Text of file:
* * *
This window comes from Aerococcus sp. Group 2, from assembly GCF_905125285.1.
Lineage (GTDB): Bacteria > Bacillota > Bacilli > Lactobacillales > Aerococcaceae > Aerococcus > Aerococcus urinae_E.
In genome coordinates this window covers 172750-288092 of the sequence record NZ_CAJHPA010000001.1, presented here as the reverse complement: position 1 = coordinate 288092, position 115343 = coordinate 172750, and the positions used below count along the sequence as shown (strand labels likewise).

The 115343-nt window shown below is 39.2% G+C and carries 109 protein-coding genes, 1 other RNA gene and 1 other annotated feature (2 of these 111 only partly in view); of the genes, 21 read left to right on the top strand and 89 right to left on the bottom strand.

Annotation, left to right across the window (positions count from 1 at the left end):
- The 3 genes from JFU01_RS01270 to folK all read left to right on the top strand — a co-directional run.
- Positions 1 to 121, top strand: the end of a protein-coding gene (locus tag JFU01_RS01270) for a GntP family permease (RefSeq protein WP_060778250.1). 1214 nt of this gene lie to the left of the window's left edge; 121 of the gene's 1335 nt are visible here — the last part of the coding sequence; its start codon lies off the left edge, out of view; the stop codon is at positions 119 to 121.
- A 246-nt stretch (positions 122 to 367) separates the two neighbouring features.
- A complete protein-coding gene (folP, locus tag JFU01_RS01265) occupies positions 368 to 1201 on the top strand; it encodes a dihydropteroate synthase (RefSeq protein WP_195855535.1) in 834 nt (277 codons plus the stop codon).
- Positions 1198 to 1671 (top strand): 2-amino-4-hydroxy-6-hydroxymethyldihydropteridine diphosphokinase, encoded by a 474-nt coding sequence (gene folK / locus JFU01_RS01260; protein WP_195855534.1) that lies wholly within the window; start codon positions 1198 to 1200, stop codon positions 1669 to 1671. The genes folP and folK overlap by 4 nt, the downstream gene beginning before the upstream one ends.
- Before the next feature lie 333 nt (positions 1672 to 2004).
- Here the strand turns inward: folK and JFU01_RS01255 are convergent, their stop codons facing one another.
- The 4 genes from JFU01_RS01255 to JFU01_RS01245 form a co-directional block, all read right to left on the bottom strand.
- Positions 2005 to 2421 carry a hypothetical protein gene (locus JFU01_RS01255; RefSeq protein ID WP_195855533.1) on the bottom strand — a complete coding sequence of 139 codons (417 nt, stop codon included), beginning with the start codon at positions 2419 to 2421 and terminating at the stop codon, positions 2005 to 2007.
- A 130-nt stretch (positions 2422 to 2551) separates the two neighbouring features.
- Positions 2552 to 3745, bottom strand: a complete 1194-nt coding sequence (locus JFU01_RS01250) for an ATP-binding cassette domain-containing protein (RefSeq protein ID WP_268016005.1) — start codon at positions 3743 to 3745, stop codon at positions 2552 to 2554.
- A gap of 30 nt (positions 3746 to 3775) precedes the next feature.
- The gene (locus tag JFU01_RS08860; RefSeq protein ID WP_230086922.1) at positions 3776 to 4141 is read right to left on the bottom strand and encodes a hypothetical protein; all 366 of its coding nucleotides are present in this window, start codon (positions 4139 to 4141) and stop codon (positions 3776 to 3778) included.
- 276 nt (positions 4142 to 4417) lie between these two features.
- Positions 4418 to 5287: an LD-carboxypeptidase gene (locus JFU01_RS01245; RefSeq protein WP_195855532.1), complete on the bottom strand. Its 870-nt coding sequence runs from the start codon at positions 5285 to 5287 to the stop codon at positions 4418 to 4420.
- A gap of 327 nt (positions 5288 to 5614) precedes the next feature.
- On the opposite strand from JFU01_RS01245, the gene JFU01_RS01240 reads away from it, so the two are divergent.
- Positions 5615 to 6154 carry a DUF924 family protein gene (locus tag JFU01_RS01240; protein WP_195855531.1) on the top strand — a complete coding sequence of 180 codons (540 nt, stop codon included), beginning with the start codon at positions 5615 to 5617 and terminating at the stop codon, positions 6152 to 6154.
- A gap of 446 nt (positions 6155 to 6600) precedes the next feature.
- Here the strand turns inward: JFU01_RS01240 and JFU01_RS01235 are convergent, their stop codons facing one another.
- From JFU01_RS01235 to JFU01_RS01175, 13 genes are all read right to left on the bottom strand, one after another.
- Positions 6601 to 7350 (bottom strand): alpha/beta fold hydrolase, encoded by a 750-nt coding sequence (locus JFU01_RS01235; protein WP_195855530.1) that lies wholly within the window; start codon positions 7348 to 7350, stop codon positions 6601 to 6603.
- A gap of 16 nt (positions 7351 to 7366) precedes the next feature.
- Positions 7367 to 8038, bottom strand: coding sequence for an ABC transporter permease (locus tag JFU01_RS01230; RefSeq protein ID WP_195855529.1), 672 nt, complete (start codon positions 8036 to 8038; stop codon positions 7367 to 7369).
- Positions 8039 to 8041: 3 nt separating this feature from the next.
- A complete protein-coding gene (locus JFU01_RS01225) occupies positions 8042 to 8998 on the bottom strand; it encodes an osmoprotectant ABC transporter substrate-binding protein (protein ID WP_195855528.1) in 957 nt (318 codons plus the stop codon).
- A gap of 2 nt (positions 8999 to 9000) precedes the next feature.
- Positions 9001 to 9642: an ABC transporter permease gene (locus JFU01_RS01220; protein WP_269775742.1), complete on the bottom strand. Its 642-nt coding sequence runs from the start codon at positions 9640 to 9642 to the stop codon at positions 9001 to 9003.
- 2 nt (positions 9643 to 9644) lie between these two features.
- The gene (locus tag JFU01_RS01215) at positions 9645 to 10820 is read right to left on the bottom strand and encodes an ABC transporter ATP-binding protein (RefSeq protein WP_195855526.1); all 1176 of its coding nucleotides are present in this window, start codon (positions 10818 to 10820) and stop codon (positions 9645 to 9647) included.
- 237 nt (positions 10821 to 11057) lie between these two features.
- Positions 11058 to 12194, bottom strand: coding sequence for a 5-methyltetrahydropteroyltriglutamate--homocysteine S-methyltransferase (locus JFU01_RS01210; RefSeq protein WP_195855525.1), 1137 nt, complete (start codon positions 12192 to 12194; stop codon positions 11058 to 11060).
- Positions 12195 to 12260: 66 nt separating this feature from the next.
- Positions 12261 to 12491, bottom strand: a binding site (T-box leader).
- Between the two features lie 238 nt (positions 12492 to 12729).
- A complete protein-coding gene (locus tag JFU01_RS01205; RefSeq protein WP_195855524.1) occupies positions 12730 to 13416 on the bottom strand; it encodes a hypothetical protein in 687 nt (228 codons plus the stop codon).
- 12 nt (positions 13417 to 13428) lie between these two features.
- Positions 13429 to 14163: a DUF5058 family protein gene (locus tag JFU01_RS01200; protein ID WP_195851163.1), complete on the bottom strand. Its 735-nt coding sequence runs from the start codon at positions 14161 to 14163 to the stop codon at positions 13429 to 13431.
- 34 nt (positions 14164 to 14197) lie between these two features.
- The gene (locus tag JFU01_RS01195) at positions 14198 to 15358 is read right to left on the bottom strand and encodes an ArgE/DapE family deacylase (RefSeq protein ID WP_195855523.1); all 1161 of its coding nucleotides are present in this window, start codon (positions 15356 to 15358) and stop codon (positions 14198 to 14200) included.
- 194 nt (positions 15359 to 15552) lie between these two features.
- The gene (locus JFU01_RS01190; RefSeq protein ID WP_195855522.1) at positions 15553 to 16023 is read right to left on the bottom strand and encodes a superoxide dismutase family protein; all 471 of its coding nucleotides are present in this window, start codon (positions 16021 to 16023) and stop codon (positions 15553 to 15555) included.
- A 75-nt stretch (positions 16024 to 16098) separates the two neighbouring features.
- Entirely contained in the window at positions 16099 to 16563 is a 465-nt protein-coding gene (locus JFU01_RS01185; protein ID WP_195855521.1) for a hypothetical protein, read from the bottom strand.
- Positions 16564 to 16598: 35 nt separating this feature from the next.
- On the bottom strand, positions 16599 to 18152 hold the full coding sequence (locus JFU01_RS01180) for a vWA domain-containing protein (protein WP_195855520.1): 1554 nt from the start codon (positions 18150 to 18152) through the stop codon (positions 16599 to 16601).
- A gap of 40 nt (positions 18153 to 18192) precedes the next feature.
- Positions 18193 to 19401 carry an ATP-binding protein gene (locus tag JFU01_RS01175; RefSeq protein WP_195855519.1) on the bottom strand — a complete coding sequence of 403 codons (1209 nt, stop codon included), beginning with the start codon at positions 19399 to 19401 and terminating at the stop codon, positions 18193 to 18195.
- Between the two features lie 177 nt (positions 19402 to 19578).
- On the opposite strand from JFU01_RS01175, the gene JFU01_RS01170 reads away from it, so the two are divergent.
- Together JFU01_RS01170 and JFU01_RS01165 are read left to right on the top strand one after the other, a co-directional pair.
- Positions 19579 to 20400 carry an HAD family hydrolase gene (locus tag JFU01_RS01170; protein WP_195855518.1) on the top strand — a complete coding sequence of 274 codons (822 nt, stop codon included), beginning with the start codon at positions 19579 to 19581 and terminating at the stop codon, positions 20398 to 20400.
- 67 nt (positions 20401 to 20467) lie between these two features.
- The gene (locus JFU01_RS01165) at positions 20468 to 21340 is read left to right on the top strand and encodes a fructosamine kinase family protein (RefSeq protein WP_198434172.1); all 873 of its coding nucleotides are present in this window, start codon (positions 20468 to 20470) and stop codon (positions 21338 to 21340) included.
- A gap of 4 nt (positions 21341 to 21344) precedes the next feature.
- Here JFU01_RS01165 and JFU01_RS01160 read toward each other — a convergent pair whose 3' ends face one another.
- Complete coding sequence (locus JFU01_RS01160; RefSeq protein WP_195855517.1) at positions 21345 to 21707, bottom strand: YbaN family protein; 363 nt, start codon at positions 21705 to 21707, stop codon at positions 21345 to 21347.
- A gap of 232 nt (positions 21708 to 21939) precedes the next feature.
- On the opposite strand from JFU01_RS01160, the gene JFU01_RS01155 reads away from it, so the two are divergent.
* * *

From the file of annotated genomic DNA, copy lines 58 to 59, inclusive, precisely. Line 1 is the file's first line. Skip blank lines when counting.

- 67 nt (positions 20401 to 20467) lie between these two features.
- The gene (locus JFU01_RS01165) at positions 20468 to 21340 is read left to right on the top strand and encodes a fructosamine kinase family protein (RefSeq protein WP_198434172.1); all 873 of its coding nucleotides are present in this window, start codon (positions 20468 to 20470) and stop codon (positions 21338 to 21340) included.